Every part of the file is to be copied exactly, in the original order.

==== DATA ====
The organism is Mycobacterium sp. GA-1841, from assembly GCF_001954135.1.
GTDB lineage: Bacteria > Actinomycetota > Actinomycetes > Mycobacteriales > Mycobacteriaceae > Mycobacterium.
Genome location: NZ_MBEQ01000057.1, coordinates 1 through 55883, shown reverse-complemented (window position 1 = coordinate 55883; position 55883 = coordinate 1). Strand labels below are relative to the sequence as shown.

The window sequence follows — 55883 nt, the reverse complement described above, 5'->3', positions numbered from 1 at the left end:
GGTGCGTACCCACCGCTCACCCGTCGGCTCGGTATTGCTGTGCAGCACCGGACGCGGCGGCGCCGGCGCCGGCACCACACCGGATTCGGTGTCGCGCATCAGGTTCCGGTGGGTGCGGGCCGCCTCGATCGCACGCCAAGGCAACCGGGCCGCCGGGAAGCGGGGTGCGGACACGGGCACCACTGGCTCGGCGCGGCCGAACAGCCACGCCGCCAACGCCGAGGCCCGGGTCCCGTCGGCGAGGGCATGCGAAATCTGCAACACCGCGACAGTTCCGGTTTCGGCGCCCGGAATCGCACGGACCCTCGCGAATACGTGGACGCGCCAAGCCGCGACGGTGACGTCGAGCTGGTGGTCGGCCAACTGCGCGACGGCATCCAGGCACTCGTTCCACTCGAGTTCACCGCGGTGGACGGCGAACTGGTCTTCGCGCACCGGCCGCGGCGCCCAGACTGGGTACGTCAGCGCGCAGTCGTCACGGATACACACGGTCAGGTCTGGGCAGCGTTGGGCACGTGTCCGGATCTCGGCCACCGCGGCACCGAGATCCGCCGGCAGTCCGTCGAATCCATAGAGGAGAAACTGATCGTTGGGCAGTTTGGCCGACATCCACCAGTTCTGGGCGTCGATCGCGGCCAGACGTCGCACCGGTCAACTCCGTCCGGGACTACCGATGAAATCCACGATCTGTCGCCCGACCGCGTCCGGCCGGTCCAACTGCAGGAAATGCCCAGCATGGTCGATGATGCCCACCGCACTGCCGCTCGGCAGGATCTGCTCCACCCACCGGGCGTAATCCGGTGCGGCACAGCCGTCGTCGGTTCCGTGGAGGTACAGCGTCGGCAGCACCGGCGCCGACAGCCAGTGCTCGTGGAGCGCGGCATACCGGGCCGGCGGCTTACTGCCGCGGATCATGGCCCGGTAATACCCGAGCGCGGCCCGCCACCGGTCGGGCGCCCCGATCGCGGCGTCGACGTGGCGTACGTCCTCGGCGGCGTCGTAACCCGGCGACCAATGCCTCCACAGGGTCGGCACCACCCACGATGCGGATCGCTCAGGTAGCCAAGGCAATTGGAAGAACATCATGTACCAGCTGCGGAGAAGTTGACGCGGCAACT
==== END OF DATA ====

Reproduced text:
The organism is Mycobacterium sp. GA-1841, from assembly GCF_001954135.1.
GTDB lineage: Bacteria > Actinomycetota > Actinomycetes > Mycobacteriales > Mycobacteriaceae > Mycobacterium.
Genome location: NZ_MBEQ01000057.1, coordinates 1 through 55883, shown reverse-complemented (window position 1 = coordinate 55883; position 55883 = coordinate 1). Strand labels below are relative to the sequence as shown.

The window sequence follows — 55883 nt, the reverse complement described above, 5'->3', positions numbered from 1 at the left end:
GGTGCGTACCCACCGCTCACCCGTCGGCTCGGTATTGCTGTGCAGCACCGGACGCGGCGGCGCCGGCGCCGGCACCACACCGGATTCGGTGTCGCGCATCAGGTTCCGGTGGGTGCGGGCCGCCTCGATCGCACGCCAAGGCAACCGGGCCGCCGGGAAGCGGGGTGCGGACACGGGCACCACTGGCTCGGCGCGGCCGAACAGCCACGCCGCCAACGCCGAGGCCCGGGTCCCGTCGGCGAGGGCATGCGAAATCTGCAACACCGCGACAGTTCCGGTTTCGGCGCCCGGAATCGCACGGACCCTCGCGAATACGTGGACGCGCCAAGCCGCGACGGTGACGTCGAGCTGGTGGTCGGCCAACTGCGCGACGGCATCCAGGCACTCGTTCCACTCGAGTTCACCGCGGTGGACGGCGAACTGGTCTTCGCGCACCGGCCGCGGCGCCCAGACTGGGTACGTCAGCGCGCAGTCGTCACGGATACACACGGTCAGGTCTGGGCAGCGTTGGGCACGTGTCCGGATCTCGGCCACCGCGGCACCGAGATCCGCCGGCAGTCCGTCGAATCCATAGAGGAGAAACTGATCGTTGGGCAGTTTGGCCGACATCCACCAGTTCTGGGCGTCGATCGCGGCCAGACGTCGCACCGGTCAACTCCGTCCGGGACTACCGATGAAATCCACGATCTGTCGCCCGACCGCGTCCGGCCGGTCCAACTGCAGGAAATGCCCAGCATGGTCGATGATGCCCACCGCACTGCCGCTCGGCAGGATCTGCTCCACCCACCGGGCGTAATCCGGTGCGGCACAGCCGTCGTCGGTTCCGTGGAGGTACAGCGTCGGCAGCACCGGCGCCGACAGCCAGTGCTCGTGGAGCGCGGCATACCGGGCCGGCGGCTTACTGCCGCGGATCATGGCCCGGTAATACCCGAGCGCGGCCCGCCACCGGTCGGGCGCCCCGATCGCGGCGTCGACGTGGCGTACGTCCTCGGCGGCGTCGTAACCCGGCGACCAATGCCTCCACAGGGTCGGCACCACCCACGATGCGGATCGCTCAGGTAGCCAAGGCAATTGGAAGAACATCATGTACCAGCTGCGGAGAAGTTGACGCGGCAACT